Despite being previously matched with a family in Hertfordshire, a young musician awaits a decision from the UK Home Office amid constant shelling in Zaporizhzhia
An aspiring young violinist living in a Russian-occupied area of Ukraine has been waiting three months to receive a British visa.
In a story published in the Guardian, 17-year-old violinist Anastasiia is one of about 1000 unaccompanied children who applied for a visa under the UK Government’s ‘Homes for Ukraine’ scheme.
The scheme’s policy dictates that unaccompanied children under the age of 18 cannot travel to the UK without supervising parents or guardians. Anastasiia, whose surname is not published for security reasons, is stranded in the Zaporizhzhia region of Ukraine, unable to travel with her parents, who have adopted four children with medical needs.
The UK government announced that it would allow a safe passage to the UK for Ukrainians who had already applied, but small print in the policy revealed that most will not be eligible as it said lone children should already have known their hosts before war broke out, unless in ’exceptional’ circumstances.
She has not heard anything since the end of June, when she received a letter stating she could be contacted in ’early July’.
According to the Guardian, she said she had ’dreamed of being in a big orchestra’ since she was young and that the ’massive destruction’ of her home town meant her dream would be hard to realise unless she left.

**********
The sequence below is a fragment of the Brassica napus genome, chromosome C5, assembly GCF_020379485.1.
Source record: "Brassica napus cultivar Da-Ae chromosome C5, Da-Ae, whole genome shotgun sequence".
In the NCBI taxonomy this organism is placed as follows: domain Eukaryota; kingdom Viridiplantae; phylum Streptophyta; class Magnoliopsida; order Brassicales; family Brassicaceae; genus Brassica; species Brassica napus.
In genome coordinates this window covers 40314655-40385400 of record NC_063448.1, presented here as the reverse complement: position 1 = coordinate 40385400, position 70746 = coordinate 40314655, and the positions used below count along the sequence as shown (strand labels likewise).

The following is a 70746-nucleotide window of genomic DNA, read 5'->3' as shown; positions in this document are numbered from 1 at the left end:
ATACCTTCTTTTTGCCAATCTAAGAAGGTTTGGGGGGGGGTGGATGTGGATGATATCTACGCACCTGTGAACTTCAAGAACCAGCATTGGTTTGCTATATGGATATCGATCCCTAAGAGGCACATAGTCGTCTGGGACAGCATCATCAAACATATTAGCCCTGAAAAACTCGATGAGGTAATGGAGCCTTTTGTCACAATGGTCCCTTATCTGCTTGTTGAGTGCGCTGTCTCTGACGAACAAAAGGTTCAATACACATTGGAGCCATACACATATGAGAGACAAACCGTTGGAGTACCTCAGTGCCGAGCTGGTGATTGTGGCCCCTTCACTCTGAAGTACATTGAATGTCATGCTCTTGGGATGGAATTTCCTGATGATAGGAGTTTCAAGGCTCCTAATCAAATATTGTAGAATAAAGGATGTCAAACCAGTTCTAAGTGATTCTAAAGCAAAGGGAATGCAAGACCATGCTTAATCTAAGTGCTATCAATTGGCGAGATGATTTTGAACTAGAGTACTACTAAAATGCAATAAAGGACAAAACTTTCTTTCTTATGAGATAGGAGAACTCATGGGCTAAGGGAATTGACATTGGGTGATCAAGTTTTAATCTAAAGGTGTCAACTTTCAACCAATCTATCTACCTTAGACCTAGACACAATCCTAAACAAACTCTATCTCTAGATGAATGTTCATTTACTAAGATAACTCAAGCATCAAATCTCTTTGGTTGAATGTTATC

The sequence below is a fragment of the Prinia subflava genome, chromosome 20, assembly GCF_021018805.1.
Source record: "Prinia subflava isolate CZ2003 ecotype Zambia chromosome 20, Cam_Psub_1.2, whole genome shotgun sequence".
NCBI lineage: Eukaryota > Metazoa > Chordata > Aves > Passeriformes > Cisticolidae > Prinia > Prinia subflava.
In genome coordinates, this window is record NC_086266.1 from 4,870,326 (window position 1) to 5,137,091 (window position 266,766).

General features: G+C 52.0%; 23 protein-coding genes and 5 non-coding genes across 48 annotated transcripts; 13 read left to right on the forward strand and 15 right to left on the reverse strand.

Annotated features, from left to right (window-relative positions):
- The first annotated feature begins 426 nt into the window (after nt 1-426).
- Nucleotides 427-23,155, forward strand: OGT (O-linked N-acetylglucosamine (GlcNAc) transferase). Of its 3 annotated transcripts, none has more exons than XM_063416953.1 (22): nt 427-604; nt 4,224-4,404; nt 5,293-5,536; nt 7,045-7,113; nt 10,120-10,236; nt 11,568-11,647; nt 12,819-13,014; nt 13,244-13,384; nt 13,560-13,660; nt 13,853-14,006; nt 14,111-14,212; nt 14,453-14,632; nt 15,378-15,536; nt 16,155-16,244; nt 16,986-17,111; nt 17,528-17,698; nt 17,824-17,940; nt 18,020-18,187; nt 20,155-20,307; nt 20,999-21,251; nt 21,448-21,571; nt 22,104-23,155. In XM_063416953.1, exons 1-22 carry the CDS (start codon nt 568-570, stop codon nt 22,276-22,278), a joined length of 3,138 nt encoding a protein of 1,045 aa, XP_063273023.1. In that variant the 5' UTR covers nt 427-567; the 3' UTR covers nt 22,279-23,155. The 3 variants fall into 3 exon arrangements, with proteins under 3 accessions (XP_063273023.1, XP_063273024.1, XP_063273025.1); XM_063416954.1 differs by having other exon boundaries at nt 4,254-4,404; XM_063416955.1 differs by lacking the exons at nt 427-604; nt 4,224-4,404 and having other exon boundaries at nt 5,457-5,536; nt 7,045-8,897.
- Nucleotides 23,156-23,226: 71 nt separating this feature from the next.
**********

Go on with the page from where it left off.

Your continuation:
Before the war, Anastasiia attended music school and practised several hours a day. Now she says she struggles to practise, because she is often sheltering in the basement of their home and helping to care for her adopted siblings.
Sally Belsham, from Bishops Stortford in Hertfordshire, has musical teenagers of her own, and has been ready to welcome Anastasiia since their application on 11 April.
’Just leaving her in this situation is horrible,’ she said. ’It’s really inhuman… you cannot have a system that leaves people in limbo like this.
’There is still no certainty that she will even be approved under this scheme, because we didn’t know her before the war. It’s nonsense, really. Clearly, the reason we’re in this situation is because of the war and our desire to help and her need to get out.’
Last month, Ukrainian violinist Valeriy Sokolov’s plans to perform with the Aurora Orchestra were thwarted due to the UK’s visa-processing backlog. Based in Germany, Sokolov was able to join the orchestra in performance at the Kölner Philharmonie later in the month.